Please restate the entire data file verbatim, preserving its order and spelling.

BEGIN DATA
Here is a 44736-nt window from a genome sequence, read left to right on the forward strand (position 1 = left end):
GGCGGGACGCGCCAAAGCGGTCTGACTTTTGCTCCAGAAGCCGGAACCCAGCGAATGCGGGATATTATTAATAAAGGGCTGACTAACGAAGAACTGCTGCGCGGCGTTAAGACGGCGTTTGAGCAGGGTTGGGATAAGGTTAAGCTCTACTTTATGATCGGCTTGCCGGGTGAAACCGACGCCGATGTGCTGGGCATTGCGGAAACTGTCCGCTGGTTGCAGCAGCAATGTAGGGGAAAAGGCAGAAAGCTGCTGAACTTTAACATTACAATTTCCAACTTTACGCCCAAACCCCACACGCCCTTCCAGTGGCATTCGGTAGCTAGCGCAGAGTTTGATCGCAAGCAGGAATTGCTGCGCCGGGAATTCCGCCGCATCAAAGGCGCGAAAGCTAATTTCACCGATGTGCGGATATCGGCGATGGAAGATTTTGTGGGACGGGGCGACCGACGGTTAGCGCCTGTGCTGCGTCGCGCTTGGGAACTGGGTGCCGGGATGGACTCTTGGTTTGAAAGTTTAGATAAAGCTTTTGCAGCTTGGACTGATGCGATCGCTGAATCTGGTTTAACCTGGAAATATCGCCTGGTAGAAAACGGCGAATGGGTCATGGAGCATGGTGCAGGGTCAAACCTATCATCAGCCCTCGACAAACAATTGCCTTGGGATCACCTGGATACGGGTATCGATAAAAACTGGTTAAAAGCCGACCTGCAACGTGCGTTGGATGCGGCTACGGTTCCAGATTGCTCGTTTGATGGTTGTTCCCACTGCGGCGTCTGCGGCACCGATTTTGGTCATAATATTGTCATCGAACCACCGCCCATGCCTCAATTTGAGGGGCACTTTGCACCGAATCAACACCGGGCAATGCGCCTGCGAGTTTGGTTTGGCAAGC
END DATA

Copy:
Here is a 44736-nt window from a genome sequence, read left to right on the forward strand (position 1 = left end):
GGCGGGACGCGCCAAAGCGGTCTGACTTTTGCTCCAGAAGCCGGAACCCAGCGAATGCGGGATATTATTAATAAAGGGCTGACTAACGAAGAACTGCTGCGCGGCGTTAAGACGGCGTTTGAGCAGGGTTGGGATAAGGTTAAGCTCTACTTTATGATCGGCTTGCCGGGTGAAACCGACGCCGATGTGCTGGGCATTGCGGAAACTGTCCGCTGGTTGCAGCAGCAATGTAGGGGAAAAGGCAGAAAGCTGCTGAACTTTAACATTACAATTTCCAACTTTACGCCCAAACCCCACACGCCCTTCCAGTGGCATTCGGTAGCTAGCGCAGAGTTTGATCGCAAGCAGGAATTGCTGCGCCGGGAATTCCGCCGCATCAAAGGCGCGAAAGCTAATTTCACCGATGTGCGGATATCGGCGATGGAAGATTTTGTGGGACGGGGCGACCGACGGTTAGCGCCTGTGCTGCGTCGCGCTTGGGAACTGGGTGCCGGGATGGACTCTTGGTTTGAAAGTTTAGATAAAGCTTTTGCAGCTTGGACTGATGCGATCGCTGAATCTGGTTTAACCTGGAAATATCGCCTGGTAGAAAACGGCGAATGGGTCATGGAGCATGGTGCAGGGTCAAACCTATCATCAGCCCTCGACAAACAATTGCCTTGGGATCACCTGGATACGGGTATCGATAAAAACTGGTTAAAAGCCGACCTGCAACGTGCGTTGGATGCGGCTACGGTTCCAGATTGCTCGTTTGATGGTTGTTCCCACTGCGGCGTCTGCGGCACCGATTTTGGTCATAATATTGTCATCGAACCACCGCCCATGCCTCAATTTGAGGGGCACTTTGCACCGAATCAACACCGGGCAATGCGCCTGCGAGTTTGGTTTGGCAAGC